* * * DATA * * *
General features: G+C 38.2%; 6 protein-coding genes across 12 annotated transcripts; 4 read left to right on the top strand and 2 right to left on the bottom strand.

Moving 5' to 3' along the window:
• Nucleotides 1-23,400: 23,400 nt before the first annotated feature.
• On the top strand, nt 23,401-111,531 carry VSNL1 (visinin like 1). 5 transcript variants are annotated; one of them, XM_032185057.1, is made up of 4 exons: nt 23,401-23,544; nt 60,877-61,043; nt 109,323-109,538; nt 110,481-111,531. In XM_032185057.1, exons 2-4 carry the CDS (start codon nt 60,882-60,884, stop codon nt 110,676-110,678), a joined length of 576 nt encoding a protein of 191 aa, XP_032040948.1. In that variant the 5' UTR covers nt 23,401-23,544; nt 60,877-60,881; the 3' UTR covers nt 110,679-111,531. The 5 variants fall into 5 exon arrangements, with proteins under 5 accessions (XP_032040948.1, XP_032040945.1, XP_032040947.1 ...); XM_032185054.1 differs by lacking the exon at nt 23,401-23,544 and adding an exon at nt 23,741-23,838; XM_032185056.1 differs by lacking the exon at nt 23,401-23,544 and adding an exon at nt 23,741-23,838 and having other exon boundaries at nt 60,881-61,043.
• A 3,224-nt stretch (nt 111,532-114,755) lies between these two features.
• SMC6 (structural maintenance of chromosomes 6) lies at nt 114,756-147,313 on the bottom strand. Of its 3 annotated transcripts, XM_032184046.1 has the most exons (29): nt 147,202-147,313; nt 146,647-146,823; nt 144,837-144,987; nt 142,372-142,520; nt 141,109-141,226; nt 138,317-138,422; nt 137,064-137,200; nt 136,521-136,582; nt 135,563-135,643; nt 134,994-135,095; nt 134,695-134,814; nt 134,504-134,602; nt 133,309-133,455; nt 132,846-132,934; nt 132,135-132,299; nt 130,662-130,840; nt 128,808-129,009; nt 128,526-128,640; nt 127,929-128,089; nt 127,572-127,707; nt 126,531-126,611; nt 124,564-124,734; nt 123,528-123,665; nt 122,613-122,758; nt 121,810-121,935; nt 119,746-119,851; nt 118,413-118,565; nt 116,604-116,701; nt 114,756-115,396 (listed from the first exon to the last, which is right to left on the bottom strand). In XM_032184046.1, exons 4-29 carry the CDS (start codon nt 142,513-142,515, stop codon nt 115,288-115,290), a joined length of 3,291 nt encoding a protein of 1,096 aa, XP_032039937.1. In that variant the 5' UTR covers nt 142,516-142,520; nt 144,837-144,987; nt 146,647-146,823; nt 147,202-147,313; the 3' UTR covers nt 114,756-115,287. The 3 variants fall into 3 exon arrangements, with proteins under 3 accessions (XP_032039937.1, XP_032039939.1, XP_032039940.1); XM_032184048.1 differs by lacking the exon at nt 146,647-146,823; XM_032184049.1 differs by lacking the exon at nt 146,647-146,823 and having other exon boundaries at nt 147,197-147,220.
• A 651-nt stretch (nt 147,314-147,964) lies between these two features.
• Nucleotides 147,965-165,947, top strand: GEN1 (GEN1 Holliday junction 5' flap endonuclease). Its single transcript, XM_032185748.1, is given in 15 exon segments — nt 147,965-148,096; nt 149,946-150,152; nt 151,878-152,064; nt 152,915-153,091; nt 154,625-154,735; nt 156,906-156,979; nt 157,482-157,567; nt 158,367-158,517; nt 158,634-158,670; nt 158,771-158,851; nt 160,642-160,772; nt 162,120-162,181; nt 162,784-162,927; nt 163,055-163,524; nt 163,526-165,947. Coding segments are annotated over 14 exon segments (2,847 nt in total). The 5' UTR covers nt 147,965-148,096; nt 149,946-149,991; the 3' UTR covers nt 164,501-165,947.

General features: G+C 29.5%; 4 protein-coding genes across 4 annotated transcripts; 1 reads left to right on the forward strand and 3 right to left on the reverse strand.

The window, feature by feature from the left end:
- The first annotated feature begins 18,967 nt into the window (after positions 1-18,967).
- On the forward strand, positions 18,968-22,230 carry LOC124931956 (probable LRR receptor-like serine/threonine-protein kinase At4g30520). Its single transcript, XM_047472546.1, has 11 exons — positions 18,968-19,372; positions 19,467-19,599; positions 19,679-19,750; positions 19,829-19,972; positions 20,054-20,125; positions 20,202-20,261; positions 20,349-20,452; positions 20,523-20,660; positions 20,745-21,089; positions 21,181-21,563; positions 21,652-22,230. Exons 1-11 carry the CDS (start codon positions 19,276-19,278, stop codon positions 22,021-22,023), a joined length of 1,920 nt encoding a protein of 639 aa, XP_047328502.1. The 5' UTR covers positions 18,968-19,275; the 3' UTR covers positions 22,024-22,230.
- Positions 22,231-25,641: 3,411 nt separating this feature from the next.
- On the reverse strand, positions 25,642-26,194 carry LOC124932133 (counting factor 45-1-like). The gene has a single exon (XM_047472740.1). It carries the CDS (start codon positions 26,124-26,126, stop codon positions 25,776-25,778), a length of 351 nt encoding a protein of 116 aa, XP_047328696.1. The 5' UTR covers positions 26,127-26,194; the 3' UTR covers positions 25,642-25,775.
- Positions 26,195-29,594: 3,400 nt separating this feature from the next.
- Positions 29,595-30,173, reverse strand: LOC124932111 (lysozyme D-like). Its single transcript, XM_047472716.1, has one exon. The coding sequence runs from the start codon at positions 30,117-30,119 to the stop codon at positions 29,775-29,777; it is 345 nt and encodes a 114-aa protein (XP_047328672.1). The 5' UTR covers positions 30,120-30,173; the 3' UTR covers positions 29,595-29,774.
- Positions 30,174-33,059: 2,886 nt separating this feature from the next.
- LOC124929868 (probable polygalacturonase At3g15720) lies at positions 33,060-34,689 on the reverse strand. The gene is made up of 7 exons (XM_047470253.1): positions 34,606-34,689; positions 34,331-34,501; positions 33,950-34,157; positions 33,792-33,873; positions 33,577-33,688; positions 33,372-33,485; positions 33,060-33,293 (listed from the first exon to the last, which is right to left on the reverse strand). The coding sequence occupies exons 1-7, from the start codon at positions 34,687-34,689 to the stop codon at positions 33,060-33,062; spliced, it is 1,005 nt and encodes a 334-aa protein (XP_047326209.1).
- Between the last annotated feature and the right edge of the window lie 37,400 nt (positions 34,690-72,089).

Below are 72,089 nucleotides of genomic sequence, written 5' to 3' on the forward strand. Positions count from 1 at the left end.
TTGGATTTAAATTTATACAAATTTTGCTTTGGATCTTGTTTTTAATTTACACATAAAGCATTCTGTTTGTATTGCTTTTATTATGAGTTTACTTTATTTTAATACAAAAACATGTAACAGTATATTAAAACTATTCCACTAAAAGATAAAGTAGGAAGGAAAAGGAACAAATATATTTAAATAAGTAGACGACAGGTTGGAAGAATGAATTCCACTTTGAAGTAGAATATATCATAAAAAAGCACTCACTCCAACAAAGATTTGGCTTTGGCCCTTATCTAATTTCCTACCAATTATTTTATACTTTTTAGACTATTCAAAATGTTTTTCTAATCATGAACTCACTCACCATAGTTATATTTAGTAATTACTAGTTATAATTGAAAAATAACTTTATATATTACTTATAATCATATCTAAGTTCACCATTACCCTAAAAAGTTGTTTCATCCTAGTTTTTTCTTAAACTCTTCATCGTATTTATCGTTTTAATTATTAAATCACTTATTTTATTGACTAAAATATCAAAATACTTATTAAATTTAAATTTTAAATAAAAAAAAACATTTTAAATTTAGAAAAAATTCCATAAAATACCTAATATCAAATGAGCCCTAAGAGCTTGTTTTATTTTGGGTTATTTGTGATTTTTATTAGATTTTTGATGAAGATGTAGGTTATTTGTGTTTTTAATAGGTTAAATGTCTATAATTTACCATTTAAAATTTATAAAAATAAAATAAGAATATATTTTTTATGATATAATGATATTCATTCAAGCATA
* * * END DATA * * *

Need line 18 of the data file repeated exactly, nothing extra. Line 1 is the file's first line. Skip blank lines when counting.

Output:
- LOC124929868 (probable polygalacturonase At3g15720) lies at positions 33,060-34,689 on the reverse strand. The gene is made up of 7 exons (XM_047470253.1): positions 34,606-34,689; positions 34,331-34,501; positions 33,950-34,157; positions 33,792-33,873; positions 33,577-33,688; positions 33,372-33,485; positions 33,060-33,293 (listed from the first exon to the last, which is right to left on the reverse strand). The coding sequence occupies exons 1-7, from the start codon at positions 34,687-34,689 to the stop codon at positions 33,060-33,062; spliced, it is 1,005 nt and encodes a 334-aa protein (XP_047326209.1).